4. Finally, many employees may not be aware that sales are part of their job duties. This is especially true for employees who are in positions not typically associated with sales. In some cases, even the tellers - who have the most customer contact of anyone in your bank - may not be aware that sales is a part of their job! As bank management, it's important that you incorporate your expectations of employees to sell and cross-sell bank services into performance expectations.
Provide extensive sales training
Of course, if you expect employees to sell and cross-sell bank services, you must provide training to equip them with the necessary knowledge to meet your expectations. This is especially important when helping employees move from the "order taker" environment to a sales environment.

It's important to help employees understand the importance of sales in banking, and the relationship of sales to the bank's future profitability (and existence!) During the training, it's also essential that employees learn what making a sale really means in banking, and to address their fear of sales.

An essential objective of sales training is to provide training about the bank's products and services to all employees. Employees tend to only know services in their immediate department or unit, not services provided elsewhere in the bank. In addition, most employees are accustomed to describing products and services in terms of features, yet customers purchase services for the benefits.

Effective sales training must include relationship building and customer service skills. Organizations can have a great sales force, but if the service is inadequate after the sale, the customer will leave the organization. Sales training should also include the opportunity to practice skills, such as identifying customer needs, linking those needs to bank products and services, handling resistance, closing a sale, and making referrals.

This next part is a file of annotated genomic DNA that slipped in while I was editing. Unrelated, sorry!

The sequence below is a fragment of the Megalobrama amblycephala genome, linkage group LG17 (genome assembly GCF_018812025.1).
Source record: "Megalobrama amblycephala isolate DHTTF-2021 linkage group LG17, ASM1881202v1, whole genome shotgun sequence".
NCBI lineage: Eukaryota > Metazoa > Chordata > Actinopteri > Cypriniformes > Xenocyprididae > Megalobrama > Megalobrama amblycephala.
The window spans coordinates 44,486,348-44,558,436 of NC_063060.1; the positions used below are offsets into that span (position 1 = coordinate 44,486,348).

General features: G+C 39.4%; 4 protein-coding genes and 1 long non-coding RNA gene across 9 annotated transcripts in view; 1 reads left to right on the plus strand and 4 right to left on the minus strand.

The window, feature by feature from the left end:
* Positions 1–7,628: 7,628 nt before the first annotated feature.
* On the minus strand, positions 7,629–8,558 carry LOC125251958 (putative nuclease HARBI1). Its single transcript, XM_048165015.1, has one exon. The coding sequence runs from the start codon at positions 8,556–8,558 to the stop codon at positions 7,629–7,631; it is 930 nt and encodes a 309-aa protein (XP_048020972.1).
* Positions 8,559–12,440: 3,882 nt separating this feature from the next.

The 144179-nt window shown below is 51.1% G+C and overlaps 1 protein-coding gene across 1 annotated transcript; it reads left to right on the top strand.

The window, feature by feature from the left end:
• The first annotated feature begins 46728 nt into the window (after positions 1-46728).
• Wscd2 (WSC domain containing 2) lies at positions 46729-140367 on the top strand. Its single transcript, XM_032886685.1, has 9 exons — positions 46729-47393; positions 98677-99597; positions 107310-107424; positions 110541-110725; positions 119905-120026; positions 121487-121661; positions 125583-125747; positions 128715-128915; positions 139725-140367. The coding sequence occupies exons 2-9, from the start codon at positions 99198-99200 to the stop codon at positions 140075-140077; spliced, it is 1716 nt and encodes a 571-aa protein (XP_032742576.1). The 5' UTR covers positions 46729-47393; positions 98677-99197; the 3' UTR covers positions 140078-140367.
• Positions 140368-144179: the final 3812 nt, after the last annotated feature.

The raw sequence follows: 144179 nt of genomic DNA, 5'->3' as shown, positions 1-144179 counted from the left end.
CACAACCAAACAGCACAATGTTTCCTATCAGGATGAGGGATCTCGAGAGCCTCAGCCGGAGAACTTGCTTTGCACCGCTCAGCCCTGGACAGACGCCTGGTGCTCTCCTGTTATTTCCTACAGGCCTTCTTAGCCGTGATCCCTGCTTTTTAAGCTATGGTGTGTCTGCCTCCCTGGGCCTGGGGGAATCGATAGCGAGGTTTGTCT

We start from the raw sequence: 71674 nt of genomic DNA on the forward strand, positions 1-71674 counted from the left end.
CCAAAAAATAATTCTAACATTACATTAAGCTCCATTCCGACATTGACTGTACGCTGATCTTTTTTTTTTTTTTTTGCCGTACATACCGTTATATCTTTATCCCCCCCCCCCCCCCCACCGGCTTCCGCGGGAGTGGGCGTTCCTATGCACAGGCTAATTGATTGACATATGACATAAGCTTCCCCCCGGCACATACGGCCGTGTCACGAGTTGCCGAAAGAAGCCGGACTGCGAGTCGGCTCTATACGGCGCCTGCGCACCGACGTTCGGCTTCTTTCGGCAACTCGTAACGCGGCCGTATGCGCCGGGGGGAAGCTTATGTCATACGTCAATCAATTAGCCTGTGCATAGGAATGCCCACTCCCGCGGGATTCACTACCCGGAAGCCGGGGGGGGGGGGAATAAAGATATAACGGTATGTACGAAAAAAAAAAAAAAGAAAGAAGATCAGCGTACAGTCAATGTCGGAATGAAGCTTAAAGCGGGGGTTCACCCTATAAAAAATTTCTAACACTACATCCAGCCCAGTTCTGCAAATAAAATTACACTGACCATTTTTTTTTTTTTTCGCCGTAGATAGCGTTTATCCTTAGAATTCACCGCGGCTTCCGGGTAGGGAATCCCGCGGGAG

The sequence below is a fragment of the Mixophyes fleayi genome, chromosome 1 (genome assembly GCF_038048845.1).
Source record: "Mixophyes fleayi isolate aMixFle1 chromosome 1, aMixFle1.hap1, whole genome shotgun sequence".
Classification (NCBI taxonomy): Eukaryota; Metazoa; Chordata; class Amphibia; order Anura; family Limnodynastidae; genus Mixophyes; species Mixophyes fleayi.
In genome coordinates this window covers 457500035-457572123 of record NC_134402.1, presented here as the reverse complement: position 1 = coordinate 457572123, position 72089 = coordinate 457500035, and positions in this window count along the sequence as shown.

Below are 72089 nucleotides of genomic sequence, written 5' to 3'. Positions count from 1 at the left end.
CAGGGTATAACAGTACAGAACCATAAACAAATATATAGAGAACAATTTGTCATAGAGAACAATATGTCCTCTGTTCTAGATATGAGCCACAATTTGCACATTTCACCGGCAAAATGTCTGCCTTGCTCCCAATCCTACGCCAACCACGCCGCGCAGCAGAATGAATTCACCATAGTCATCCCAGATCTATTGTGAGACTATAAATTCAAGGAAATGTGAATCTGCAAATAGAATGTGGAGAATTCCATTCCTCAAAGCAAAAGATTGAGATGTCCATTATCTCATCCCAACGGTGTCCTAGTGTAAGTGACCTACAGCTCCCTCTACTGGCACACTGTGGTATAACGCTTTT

Provide follow-up and reinforcement
Building a sales culture does not end following sales training. It's essential to continually reinforce the training, and reinforce your expectations for employees. Also, as adult learners, we often must try the new skills before we can perform them smoothly. Encouragement and reinforcement during this trial period is essential to incorporating the skills into everyday activities.

The content of sales training and your continued expectations of employees to sell and cross-sell, and provide excellent customer service can be reinforced in several ways. Conversations related to performance goals, periodic sales meetings, and individual meetings are ideal forums for discussions about your expectations.

Sales meetings can also be a venue to provide additional product knowledge, changes in products and services, and for sharing success stories. Even the most resistant employee can be energized by hearing successful experiences of a co-worker!

An essential component of following up and reinforcing sales in your bank is to reward sales through recognition. Monetary rewards are always positive, but other forms of recognition can be effective as well.

Transforming your bank's culture to a sales environment is essential for profitability - and survival. By planning and implementing strategies, including communication, training and reinforcement, you can ensure a successful transition for your bank.

First published on BankersOnline.com 1/21/02

Copyright 2001. Gayla R. Sherry Associates, Inc.